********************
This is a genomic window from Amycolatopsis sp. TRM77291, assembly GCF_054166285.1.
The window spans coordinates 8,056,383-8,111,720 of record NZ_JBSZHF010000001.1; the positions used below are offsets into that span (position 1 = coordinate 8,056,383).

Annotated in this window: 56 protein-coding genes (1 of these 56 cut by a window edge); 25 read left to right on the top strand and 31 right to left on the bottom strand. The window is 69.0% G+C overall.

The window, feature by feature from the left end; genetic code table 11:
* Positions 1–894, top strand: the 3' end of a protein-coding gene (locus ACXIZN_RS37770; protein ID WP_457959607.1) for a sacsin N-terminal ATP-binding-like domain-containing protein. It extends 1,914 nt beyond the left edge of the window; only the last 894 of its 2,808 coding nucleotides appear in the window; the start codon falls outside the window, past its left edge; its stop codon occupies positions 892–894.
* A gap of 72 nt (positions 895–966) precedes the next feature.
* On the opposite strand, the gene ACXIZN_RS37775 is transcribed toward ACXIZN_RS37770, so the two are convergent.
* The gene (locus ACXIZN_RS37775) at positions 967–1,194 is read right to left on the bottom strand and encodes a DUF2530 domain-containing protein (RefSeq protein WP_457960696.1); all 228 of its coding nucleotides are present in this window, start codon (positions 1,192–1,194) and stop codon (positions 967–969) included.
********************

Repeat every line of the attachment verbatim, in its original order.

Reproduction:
This is a genomic window from Amycolatopsis sp. TRM77291, assembly GCF_054166285.1.
The window spans coordinates 8,056,383-8,111,720 of record NZ_JBSZHF010000001.1; the positions used below are offsets into that span (position 1 = coordinate 8,056,383).

Annotated in this window: 56 protein-coding genes (1 of these 56 cut by a window edge); 25 read left to right on the top strand and 31 right to left on the bottom strand. The window is 69.0% G+C overall.

The window, feature by feature from the left end; genetic code table 11:
* Positions 1–894, top strand: the 3' end of a protein-coding gene (locus ACXIZN_RS37770; protein ID WP_457959607.1) for a sacsin N-terminal ATP-binding-like domain-containing protein. It extends 1,914 nt beyond the left edge of the window; only the last 894 of its 2,808 coding nucleotides appear in the window; the start codon falls outside the window, past its left edge; its stop codon occupies positions 892–894.
* A gap of 72 nt (positions 895–966) precedes the next feature.
* On the opposite strand, the gene ACXIZN_RS37775 is transcribed toward ACXIZN_RS37770, so the two are convergent.
* The gene (locus ACXIZN_RS37775) at positions 967–1,194 is read right to left on the bottom strand and encodes a DUF2530 domain-containing protein (RefSeq protein WP_457960696.1); all 228 of its coding nucleotides are present in this window, start codon (positions 1,192–1,194) and stop codon (positions 967–969) included.